Taylor recalls how when she first started working at the school, there were curtains that covered the bullet holes in her window. She says on windy days the curtains would sway back and forth from the draft that snuck in.
“I think about the opportunities that my daughter has,” Taylor, who resides in Montgomery County, said. “She’s in a Spanish immersion program. She’s got Chromebooks and laptops. She plays the cello. My school has 29 computers and I think they were [purchased in] 1995. They still have floppy disks.”
Taylor says that the lack of funding often leaves the school’s leadership having to choose which necessities they can do without for the year. Among the many printed out documents on her desk is a small, hand written note from a teacher who wants to take her students on field-trips throughout the year, but cannot for this very reason. Taylor says one of her latest projects is finding free field trips for students to go on.
Taylor says that since the city did not become this way overnight, the problems that it faces will not be solved overnight.
Jessica Shiller, assistant professor of education at Towson University, says that the problems that schools like The Historic Samuel Coolridge Taylor have are the result of years of systematic inequality.
“Historically, the cities look the way they do because we’ve had a set of policies in our country that have kind of promoted and re-advised segregation,” Shiller said. “Redlining was one of them where folks of color couldn’t get bank loans to buy homes and because of that, they were confined to where they live in the city.”
Shiller says the G.I. Bill of the 1940s, originally passed only for white veterans, upheld the concept of redlining. The bill allowed white families to move out of urban areas to the suburbs and many large corporations followed them. Property taxes in these areas, which are used to pay for public schools, decreased tremendously.
“So what you have is a situation in which cities are classically, year, after year underfunded, because they don’t have the tax base to support the needs of the school,” Shiller said. “That funding most resides in the affluent communities in the suburbs who actually don’t need that funding because so much is provided outside of school for their families.”
This is the system that community schools and their partner organizations have been working to break down.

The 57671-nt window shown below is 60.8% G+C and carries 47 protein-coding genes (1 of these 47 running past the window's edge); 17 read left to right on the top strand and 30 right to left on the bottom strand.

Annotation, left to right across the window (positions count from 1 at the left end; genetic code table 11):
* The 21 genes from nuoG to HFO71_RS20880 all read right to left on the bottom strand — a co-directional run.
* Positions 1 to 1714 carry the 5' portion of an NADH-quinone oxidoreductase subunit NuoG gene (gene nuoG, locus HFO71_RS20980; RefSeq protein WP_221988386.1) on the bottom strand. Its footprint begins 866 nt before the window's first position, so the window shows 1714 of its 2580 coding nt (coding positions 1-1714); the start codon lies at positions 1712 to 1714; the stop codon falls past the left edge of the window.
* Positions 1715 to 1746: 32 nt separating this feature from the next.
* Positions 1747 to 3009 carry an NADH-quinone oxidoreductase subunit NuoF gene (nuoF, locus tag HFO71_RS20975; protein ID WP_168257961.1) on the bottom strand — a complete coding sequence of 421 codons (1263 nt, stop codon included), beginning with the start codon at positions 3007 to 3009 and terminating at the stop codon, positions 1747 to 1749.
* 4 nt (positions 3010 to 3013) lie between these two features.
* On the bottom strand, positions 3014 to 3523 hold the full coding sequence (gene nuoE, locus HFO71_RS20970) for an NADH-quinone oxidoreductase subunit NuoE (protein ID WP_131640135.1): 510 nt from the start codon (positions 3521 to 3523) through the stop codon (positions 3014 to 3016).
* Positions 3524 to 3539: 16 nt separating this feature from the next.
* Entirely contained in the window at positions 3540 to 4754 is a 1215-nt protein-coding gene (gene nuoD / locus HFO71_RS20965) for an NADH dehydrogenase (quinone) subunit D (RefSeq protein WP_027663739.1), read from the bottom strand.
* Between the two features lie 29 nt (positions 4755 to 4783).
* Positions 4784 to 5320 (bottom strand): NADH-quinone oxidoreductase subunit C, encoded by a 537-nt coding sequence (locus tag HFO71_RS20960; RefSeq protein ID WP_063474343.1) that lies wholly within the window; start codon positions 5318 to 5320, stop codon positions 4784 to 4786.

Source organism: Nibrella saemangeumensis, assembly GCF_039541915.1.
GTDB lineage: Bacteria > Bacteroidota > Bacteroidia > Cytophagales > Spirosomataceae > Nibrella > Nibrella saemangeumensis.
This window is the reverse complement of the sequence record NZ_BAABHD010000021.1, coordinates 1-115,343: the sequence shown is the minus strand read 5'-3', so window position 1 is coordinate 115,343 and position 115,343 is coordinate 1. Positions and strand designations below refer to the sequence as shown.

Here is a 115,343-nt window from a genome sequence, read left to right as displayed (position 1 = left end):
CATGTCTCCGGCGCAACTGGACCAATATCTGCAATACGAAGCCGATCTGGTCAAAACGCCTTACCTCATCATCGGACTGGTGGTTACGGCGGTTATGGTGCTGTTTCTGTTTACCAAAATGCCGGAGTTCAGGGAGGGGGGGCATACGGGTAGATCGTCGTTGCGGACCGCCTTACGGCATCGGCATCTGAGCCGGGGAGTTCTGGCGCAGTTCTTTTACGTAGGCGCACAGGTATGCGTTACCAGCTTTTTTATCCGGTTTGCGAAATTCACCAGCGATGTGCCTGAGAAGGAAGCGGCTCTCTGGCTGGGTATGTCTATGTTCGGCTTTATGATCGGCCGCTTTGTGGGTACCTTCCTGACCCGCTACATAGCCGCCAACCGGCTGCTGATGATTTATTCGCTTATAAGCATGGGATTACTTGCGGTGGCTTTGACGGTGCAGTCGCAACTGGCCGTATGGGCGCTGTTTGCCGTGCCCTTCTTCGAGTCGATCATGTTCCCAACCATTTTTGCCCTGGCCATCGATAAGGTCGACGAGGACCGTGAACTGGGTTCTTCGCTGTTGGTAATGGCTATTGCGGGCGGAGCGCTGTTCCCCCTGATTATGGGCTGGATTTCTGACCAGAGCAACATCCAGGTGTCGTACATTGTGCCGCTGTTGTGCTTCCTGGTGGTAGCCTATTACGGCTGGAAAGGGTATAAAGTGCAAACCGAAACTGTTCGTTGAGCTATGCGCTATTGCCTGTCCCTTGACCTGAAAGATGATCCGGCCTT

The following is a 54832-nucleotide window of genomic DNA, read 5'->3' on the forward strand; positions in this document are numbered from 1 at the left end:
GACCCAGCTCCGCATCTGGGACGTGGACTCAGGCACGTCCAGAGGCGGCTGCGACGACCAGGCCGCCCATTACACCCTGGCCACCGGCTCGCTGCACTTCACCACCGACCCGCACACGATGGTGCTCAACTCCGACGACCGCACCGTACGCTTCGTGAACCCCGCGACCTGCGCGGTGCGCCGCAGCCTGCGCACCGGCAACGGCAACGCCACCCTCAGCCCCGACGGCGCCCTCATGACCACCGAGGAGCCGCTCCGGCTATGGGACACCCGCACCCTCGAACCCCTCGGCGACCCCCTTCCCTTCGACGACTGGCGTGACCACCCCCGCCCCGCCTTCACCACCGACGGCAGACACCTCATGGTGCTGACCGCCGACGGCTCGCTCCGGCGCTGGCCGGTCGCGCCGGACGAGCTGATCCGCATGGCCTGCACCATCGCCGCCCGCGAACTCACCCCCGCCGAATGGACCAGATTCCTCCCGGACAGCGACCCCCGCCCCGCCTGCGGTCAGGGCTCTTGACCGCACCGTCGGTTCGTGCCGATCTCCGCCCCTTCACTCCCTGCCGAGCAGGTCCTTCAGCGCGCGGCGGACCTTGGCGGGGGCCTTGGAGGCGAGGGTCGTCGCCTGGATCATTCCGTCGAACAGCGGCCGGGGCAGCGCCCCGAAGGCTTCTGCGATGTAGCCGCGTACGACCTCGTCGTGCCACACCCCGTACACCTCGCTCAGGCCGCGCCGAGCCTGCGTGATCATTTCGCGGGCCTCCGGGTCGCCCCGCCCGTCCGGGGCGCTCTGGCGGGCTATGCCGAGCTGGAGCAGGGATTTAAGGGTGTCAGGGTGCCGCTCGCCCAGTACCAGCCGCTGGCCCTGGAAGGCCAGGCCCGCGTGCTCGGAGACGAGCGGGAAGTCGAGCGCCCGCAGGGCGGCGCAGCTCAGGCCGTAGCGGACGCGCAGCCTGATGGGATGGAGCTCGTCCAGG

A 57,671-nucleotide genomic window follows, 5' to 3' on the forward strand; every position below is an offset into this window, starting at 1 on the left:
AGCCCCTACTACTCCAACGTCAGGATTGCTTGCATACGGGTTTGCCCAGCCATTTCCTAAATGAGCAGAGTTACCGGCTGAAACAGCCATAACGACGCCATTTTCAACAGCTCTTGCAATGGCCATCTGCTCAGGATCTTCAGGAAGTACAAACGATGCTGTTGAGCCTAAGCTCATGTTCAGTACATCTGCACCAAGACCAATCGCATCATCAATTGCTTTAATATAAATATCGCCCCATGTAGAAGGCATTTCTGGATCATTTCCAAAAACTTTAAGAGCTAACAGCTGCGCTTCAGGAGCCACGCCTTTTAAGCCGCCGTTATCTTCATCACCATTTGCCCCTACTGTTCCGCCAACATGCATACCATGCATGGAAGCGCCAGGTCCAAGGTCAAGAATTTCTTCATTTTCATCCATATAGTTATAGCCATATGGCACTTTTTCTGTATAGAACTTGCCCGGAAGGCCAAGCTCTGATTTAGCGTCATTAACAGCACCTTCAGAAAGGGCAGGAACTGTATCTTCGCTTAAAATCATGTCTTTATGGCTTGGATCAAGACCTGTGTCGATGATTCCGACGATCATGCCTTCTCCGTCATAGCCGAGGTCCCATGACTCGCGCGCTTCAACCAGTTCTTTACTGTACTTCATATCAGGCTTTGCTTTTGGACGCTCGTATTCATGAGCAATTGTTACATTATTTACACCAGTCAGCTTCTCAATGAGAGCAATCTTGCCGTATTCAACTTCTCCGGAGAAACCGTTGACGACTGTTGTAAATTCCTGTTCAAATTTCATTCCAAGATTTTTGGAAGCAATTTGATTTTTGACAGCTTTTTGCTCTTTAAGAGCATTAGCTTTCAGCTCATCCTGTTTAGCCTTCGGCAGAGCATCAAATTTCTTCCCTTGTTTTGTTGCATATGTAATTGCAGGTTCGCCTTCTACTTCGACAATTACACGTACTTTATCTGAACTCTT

One of the things that the Family League of Baltimore, the organization that started the Baltimore City community school movement 15 years ago, does is try to work with Baltimore City Public Schools to realign funds so that schools like The Historic Samuel Coolridge Taylor can receive more money said Heather Naviasky, program manager of community and school engagement.
According to a survey conducted by the Baltimore Education Research Consortium, the efforts of the community schools and their partners is beginning to pay off. The community school movement has improved several areas of students’ educational experience.
Elementary school students who attended the extracurricular activities provided by their school’s partners during the 2014-2015 school year were 31.6 percent less likely to be chronically absent while middle school students who participated were 77.3 percent less likely. The report also showed that parents have better perceptions of their children’s schools. Community school parents’ response to whether school staff works closely with them to meet their children’s needs was 4 percent higher than that of non-community school parents.
However, there are still goals that the schools would like to meet such as improved scores on the Partnership for Assessment of Readiness for College and Careers (PARCC) tests.
In addition to her daily work tasks, and unplanned, random sit-downs with local families, Taylor is currently working on several other projects. They include increasing free medical and dental opportunities, planning an eight week anti-bullying session, creating solutions to lower absences and organizing a trauma education class.
“I always feel like I’m not doing enough and you’ll hear that from all community school coordinators,” Taylor said. “We don’t get to leave the day and say okay, everything’s done.”
Taylor knows she has a long road ahead of her, but is not discouraged.
“What I think is funny is that people are like, ‘oh now the community strategy, it’ll solve all that in a year.,’ Taylor said. Well if we do could all that in a year, we would win the Nobel Peace Prize.”
She continues to have high hopes for her community.
“That I’m not needed anymore, that’s my big dream,” Taylor said.